South Sudan said it aims to increase oil output from the current 145,000 barrels a day (bpd) to about 200,000 by 2020.
Ezekiel Lol Gatkuoth, minister of petroleum, said in a statement issued in Juba on Thursday that increase in oil production will enable them to put more crude on the market as they seek more buyers.
“Operating companies nationwide are engaged in preparing for oil production resumption, likely increasing production by the end of 2019 to 200,000 bpd,” said Gatkouth.
He also disclosed that due to ongoing peace implementation, they hope to increase current production levels to previous levels of 300,000 bpd.
Gatkuoth announced that the government was inviting more refiners and traders to take part in its upcoming competitive tenders for government-owned crude cargoes.
“We do expect to put more crude on the market and are seeking to expand our base of buyers,” he said.
He revealed that South Sudan would sell its crude via a competitive and transparent tender process for spot and term buyers.
“Prepayments allow the government to access revenue at competitive rates, especially as the government continues to finance the ongoing peace process,” he said.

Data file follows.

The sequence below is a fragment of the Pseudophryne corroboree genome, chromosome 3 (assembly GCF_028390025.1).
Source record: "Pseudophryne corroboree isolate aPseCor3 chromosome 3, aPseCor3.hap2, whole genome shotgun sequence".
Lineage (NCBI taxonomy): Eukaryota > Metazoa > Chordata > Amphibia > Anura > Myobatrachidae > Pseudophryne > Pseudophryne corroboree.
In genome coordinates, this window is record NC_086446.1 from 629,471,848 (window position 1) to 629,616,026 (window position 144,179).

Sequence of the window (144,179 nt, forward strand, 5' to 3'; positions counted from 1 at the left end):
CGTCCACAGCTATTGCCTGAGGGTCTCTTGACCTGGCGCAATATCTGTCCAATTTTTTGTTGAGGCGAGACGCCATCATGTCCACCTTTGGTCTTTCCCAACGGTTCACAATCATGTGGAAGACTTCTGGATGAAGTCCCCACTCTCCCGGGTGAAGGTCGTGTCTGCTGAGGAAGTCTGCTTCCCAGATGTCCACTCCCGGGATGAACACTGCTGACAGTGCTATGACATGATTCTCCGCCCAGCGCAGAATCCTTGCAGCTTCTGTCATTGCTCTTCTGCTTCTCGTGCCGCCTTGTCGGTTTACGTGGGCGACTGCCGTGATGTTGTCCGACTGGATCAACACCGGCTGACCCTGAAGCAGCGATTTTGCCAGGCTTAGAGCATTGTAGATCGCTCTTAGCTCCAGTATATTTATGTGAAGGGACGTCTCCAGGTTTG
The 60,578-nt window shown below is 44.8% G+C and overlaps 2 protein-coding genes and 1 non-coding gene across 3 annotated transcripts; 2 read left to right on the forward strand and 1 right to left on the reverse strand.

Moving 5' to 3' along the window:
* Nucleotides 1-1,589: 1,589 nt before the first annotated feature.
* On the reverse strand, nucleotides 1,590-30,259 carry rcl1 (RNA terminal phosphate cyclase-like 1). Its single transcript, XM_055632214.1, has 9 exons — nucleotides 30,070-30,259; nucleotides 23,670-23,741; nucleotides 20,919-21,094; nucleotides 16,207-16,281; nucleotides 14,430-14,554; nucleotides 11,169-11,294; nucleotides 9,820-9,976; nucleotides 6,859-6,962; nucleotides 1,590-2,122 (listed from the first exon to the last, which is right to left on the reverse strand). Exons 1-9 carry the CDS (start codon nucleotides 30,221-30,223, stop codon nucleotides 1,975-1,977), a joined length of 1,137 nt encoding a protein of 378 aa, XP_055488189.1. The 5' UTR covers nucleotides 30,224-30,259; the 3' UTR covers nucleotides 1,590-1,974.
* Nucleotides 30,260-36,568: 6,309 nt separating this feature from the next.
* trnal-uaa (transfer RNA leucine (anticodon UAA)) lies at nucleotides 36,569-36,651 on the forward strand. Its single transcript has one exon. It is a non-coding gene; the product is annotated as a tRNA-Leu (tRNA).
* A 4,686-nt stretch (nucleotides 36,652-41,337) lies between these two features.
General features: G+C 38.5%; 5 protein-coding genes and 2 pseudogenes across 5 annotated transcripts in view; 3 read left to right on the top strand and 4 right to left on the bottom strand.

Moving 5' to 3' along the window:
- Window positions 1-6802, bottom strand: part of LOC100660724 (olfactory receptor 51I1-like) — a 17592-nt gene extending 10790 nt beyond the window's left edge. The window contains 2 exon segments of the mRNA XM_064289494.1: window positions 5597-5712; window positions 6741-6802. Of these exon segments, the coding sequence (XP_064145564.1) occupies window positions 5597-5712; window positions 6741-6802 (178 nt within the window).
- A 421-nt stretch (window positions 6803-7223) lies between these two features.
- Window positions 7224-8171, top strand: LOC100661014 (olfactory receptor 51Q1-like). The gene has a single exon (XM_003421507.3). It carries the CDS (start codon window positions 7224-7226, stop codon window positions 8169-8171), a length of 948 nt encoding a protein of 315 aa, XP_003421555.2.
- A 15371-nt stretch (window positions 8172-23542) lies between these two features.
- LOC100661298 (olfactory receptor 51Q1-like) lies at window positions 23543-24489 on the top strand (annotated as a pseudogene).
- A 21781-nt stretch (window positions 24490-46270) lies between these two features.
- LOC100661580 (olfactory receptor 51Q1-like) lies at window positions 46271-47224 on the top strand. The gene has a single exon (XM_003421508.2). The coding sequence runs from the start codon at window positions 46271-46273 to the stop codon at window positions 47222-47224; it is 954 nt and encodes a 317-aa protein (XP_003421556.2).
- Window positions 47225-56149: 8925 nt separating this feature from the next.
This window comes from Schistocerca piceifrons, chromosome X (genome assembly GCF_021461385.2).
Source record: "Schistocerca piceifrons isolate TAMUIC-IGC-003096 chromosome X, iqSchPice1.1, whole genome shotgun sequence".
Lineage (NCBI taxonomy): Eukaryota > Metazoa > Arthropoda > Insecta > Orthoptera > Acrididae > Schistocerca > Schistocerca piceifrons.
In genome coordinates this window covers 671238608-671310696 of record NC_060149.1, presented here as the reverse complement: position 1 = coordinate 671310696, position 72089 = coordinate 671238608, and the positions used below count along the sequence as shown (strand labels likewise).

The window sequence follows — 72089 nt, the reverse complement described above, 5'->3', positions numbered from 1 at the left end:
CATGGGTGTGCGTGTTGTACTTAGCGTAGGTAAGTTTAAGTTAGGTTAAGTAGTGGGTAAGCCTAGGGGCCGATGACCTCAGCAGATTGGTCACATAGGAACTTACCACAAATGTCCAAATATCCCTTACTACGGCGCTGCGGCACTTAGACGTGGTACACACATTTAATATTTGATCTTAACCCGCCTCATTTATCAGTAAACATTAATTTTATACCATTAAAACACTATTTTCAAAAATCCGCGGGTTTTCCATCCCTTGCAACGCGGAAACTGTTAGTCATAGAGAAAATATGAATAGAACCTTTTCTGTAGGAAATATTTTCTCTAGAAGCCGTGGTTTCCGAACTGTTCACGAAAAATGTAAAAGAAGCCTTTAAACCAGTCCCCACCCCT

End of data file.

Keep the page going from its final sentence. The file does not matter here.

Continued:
South Sudan resumed oil production in at least five of 16 wells in northern Unity region in January.
Gatkuoth noted that the expected increase in production is already having a significant positive impact on the economy, with thousands of young south Sudanese newly employed by oil operators to contribute to the production increase efforts.
“The government continues to be optimistic about the potential of South Sudan and the investment opportunities for energy industry players,” he said.
The country depends on oil production to finance about 95 percent of its fiscal expenditure despite ongoing efforts to increase its share of the non-oil revenue.
South Sudan has suffered from a civil war since December 2013, which led to the displacement of about 4 million people.